I believe it is easier to whisper scary truths in the dark.
This past year has been an exceptionally challenging year for me and I am particularly exhausted. I have let go of the good night routine with my kids in exchange to get one more thing done. I am not proud of that, but it’s real.
On top of that, my family had an emotional week, and I know my kids were sad about school being done. There has been this simmering emotional tension that has has laced our time and come to head in arguments and poor choices.
Last night felt particularly heavy. Those moments where you “just know” the vibe in your house is off because your intuition is resonating with the current around you.
I went upstairs and laid down with my oldest who had the worst week out of all of us. I asked, “How are you?” The answer, “I’m fine”. (I find there is a balance in forcing someone to talk to me, or letting them lie to me when I know it's not true. When do you push? When do you release it?) I tried another question and if I got denied again, I would just offer my time and silence.
Laying in the dark with the sun setting I asked, "What's something you wish people knew about you that they don't?"
A moment of quiet, then as I looked in my son's eyes, they were welling with unshed tears that started to pour out of him. The confessions of his struggle in school, of feeling like two different people, of being lonely and his gifts not being seen, his struggle with anger and overwhelming sadness that he couldn't quite articulate. He talked. I listened. He cried and cried and encouraged him not to stop. To feel all the things. I explained that when we stop tears from coming, those emotions get blocked in our body and there is nowhere for them to go. When we release them in tears, we are able to fully feel them, we can see them for what they are. Once the emotions are out, and we say all the things we aren't supposed to say in the dark, we see ourselves more fully. We can recognize and name what our pain is, so we can start to understand it.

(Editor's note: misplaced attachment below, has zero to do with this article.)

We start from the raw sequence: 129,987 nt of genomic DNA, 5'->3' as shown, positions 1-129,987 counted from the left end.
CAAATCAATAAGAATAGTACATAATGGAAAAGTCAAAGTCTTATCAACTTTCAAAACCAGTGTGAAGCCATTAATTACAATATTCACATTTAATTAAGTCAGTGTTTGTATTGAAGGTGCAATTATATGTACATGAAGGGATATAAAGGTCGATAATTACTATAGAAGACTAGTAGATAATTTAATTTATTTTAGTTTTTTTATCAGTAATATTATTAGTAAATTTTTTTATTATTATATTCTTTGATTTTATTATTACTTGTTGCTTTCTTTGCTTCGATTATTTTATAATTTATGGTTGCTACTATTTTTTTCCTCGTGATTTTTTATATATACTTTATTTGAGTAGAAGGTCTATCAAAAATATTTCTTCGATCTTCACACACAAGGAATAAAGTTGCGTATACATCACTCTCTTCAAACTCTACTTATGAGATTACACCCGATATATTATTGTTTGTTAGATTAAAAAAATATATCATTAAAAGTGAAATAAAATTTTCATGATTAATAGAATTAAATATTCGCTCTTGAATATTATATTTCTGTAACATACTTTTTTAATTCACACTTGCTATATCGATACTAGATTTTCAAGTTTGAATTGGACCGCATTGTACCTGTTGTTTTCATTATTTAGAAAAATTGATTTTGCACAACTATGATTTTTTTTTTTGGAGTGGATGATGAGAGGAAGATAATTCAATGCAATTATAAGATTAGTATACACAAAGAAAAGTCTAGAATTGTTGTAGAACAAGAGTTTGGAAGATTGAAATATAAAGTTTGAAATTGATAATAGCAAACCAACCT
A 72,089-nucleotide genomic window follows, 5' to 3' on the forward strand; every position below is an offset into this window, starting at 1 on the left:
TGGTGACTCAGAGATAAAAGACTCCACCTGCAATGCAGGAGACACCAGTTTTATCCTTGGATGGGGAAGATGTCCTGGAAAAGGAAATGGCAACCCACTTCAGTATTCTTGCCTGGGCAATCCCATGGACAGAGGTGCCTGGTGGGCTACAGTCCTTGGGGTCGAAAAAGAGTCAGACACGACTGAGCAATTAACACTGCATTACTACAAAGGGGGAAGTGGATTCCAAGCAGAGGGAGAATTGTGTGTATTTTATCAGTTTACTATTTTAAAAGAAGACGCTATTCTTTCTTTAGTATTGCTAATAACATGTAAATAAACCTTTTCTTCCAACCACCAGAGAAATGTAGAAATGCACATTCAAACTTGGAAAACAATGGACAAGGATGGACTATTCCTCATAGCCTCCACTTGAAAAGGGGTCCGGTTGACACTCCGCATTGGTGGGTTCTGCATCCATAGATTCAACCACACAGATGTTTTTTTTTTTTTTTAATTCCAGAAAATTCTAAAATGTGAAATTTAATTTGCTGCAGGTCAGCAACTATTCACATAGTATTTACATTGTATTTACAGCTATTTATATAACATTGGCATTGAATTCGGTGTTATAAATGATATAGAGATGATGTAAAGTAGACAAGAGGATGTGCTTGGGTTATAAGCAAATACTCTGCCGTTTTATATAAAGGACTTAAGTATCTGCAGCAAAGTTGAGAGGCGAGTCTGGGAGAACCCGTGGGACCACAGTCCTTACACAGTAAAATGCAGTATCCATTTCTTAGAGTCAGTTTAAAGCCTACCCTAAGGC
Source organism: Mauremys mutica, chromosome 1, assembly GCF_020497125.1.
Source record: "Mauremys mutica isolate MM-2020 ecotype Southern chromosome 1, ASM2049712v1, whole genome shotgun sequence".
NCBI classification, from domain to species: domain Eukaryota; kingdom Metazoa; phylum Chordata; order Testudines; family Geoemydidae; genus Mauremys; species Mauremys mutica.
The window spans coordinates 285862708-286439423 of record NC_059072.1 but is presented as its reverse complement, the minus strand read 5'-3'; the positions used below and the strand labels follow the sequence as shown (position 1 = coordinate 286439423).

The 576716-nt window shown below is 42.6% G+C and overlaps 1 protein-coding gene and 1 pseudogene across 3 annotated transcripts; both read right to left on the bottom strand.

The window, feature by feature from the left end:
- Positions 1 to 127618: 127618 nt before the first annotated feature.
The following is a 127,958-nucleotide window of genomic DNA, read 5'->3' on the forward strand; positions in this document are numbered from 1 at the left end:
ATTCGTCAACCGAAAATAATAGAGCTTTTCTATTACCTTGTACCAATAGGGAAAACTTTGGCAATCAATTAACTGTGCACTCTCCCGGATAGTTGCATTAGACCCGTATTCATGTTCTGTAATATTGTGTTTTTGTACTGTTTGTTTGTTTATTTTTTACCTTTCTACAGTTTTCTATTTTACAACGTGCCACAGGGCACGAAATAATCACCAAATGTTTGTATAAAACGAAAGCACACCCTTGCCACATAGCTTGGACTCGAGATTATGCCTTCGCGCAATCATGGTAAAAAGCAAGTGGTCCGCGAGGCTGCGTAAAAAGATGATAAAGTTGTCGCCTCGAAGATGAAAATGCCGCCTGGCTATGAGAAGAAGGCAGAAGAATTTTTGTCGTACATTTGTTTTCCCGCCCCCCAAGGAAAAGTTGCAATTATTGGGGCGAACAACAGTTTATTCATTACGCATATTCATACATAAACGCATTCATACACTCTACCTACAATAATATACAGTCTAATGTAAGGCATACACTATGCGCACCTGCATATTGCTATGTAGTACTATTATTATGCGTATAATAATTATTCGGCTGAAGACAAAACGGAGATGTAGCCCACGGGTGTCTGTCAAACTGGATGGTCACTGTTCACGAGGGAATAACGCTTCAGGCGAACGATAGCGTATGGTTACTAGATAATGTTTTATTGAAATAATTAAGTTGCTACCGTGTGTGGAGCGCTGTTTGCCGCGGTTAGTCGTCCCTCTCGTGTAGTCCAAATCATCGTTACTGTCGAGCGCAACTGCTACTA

It was in the dark that truth comes to light when we are brave enough to speak them, knowing someone is listening. I spent more minutes with my son. I brushed back his hair as he laid there, and told him I was thankful to know the deep and welling things in his spirit. That I would hold those gently and remember that while he looks happy and is playing with his friends, I will know what simmers below and keep checking in on him.
While I was with my oldest, Paul was with our youngest. It is often the case in our home that our oldest and youngest require more attention. This truth stood out to me profoundly last night as I while I was with my oldest, my middle was cleaning his room the whole time. (They share a loft space room in the attic of our home.) I went over to lay with my middle son, starting to feel anxious because this bed time routine is taking an increasingly long time and I was anxious to get back downstairs and celebrate mine and Paul's anniversary with dinner.
But my conscious knew, he needed me.
I went and laid down with my middle kid and wrapped my arms around him. "Hey, how are you? Today was a big day. You're all done with 5th grade!"
"I'm OK. I have wanted to cry since 2pm but I have four strategies I do when I want to ignore my feelings. First, I clean. It makes me feel better. Second, I get angry because its easier than feeling sad. Third, I read so I can be in someone else's story. And fourth, I don't remember what it is but that I have one....